The Agency's Educational Technology program works to provide guidance in policy and practice related to the use of education technology within Vermont’s local educational agencies (LEAs). Some of the areas of focus include providing vision on sound education technology practices through digital learning plans, leveraging broadband acquisition, providing information on E-rate and other federal funding programs, bringing opportunities for expanded learning with technology to schools, keeping schools abreast of promising trends and maintaining a sound working relationship with educators on the local level. A noted focus is on providing opportunities for ways technology can support aspects of Act 77, an Act related to providing flexible pathways for learning for all students.
- Digital Learning Plans
- Technology Standards for Students
- Student Data Privacy
- Annual Technology Survey
- E-Rate: Affordable Broadband for Schools and Libraries
- State Education Technology Directors Association
- Computer Science Teachers Association Vermont
- Cybersecurity Resources
- SketchUp Pro
- Lottery Grant
- Open Education Resources
In 2018, AOE produced a planning guide for creating a digital learning plan. Digital learning plans can assist supervisory unions and school districts in crafting and delivering a vision for how technology will support learning for all students. With input from the education community, AOE created a draft Vermont Statewide 2018-2021 Digital Learning Plan document. This draft includes recommendations on how to create a digital learning plan and provides other resources.
Local digital learning plans are no longer required by the state or other entities. However, it is suggested that supervisory unions and school districts create a digital learning plan that will focus on local needs and less about compliance to any state-level request. The recommendation for a local level digital learning plan is an amendment to the previous technology plan requirement. The Agency of Education still sees value in having supervisory unions and school districts create and submit a three-year plan for how technology will support learning. These new plans should be on a three-year cycle to keep abreast of the rapidly changing landscape in education technology. If your SU/SD decides to draft a local digital learning plan and you need support, please contact Lisa Helme at email@example.com.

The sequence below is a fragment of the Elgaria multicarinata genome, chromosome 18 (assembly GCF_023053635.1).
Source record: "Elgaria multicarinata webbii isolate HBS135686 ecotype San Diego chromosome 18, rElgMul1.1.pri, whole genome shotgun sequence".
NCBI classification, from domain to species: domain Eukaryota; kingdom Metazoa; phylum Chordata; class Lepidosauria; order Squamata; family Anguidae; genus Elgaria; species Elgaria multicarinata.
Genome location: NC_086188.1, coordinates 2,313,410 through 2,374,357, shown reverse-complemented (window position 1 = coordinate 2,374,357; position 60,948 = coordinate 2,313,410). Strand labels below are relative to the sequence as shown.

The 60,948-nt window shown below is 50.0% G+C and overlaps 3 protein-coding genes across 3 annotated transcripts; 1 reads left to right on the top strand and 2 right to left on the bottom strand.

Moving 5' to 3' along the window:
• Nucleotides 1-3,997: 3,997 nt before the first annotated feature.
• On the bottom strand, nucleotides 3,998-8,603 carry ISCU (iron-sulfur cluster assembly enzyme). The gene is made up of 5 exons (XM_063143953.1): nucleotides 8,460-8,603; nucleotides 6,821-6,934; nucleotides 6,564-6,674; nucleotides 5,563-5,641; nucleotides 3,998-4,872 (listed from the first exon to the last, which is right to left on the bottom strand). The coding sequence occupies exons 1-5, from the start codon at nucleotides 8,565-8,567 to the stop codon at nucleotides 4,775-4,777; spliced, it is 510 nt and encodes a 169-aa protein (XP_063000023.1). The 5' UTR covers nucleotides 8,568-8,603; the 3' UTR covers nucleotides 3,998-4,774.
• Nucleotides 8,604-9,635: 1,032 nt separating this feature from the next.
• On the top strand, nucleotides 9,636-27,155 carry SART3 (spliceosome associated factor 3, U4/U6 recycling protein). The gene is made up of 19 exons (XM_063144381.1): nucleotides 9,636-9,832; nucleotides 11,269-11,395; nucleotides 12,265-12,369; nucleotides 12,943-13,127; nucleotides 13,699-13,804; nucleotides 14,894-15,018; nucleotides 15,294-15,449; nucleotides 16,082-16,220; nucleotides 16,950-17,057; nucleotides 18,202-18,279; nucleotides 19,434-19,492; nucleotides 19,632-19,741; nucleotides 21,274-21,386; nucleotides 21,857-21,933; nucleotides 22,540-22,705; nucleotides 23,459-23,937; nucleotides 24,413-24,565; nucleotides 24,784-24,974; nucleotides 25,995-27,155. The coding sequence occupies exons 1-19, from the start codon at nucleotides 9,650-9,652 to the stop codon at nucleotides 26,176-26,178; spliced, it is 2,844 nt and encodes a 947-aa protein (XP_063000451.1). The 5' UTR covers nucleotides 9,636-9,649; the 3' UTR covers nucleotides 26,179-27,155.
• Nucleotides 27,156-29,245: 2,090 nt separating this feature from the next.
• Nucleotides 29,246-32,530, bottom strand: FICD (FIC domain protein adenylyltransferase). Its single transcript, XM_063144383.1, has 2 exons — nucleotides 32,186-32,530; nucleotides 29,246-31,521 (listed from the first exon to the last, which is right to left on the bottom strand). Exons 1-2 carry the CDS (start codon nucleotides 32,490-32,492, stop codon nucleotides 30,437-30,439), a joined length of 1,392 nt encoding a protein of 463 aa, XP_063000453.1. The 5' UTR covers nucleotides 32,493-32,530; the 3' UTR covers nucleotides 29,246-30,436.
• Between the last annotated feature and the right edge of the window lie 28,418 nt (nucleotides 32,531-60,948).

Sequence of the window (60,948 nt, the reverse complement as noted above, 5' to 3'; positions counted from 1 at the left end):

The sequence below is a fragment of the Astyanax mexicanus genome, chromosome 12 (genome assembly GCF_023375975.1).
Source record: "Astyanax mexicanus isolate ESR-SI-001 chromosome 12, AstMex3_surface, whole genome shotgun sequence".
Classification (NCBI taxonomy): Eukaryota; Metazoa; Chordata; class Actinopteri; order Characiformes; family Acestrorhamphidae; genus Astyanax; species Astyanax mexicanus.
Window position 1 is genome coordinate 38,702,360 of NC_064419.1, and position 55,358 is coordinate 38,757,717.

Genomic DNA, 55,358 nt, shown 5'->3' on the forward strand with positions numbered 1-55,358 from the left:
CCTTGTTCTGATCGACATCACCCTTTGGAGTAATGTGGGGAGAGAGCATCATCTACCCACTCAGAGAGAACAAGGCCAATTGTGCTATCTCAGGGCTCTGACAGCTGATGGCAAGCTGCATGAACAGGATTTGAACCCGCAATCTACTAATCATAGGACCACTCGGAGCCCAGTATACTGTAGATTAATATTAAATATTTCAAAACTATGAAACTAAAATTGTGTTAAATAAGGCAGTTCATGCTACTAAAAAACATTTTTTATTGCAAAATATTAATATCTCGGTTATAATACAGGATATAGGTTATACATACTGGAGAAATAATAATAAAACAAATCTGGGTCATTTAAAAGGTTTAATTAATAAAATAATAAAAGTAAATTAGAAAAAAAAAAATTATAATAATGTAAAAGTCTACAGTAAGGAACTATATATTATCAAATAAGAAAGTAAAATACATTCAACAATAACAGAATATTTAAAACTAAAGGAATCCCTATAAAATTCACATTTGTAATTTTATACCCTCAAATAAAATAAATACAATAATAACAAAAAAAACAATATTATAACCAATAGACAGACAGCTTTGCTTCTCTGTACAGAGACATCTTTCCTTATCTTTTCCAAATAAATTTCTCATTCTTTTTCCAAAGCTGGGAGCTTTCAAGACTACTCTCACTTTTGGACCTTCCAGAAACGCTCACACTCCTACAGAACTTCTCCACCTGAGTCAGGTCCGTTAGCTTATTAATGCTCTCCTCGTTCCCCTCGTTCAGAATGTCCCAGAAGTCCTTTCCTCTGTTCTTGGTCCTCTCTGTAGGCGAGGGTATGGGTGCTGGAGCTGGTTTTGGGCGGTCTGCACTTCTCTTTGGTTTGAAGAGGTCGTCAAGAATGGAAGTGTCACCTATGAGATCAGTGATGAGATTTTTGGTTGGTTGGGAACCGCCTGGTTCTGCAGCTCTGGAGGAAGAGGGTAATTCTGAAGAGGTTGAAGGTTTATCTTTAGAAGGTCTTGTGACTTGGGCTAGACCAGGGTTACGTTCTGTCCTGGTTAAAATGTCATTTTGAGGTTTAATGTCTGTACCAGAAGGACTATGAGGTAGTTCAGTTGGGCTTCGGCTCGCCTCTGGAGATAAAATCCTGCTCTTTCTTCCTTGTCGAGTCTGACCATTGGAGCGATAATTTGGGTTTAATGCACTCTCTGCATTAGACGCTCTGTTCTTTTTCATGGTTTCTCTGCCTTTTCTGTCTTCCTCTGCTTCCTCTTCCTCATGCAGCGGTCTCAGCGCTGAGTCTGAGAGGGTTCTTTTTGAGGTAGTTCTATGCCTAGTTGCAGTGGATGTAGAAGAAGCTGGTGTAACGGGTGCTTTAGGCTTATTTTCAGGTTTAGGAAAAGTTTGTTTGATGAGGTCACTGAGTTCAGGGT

The Vermont State Board of Education adopted the International Standards for Technology Education (ISTE) Standards for Student Learning. The adoption of this framework is aligned with the state’s Education Quality Standards. These standards outline what Vermont students should know and be able to do with respect to information technology and will guide and inform the work of our schools as they prepare students for college and careers that have been dramatically transformed by information technology. These new and updated ISTE standards replace outdated standards and will help bring our education in line with innovations and best practice in the use of information technologies in schools.
The Vermont Agency of Education has partnered with the Student Data Privacy Consortium (SDPC), a collection of states that are building awareness around the important topic of keeping student (and parent) data secure in school environments. To that end, the SDPC has created a database of negotiated contracts between vendors of online services and local LEA’s. Vermont is an official partner of this consortium and has its own site where Vermont districts may join the effort and utilize the database. This work is specific to the disposition of data within apps or services that schools use online. Technology directors and heads of IT are invited to attend Vermont Student Privacy Alliance meetings. Courtesy of AOE, membership in the alliance by supervisory union or school district is free. To be added to the VSPA meeting notice list or for more information, contact Lisa Helme at firstname.lastname@example.org.
The Annual Education Technology Survey is required of all Vermont schools in order to collect important data about many aspects of the education technology landscape in our schools. Survey information is used by legislators and state and local policymakers. This data is regularly referenced in both state and national press with regards to Vermont’s status around education technology.
2020 Annual Technology Survey
The results of the 2020 survey will be posted here once the report is completed. Questions about the 2020 Annual Technology Survey can be directed to Lisa Helme at email@example.com.
Previous Year Annual Technology Survey Results
- Annual Technology Survey Results 2017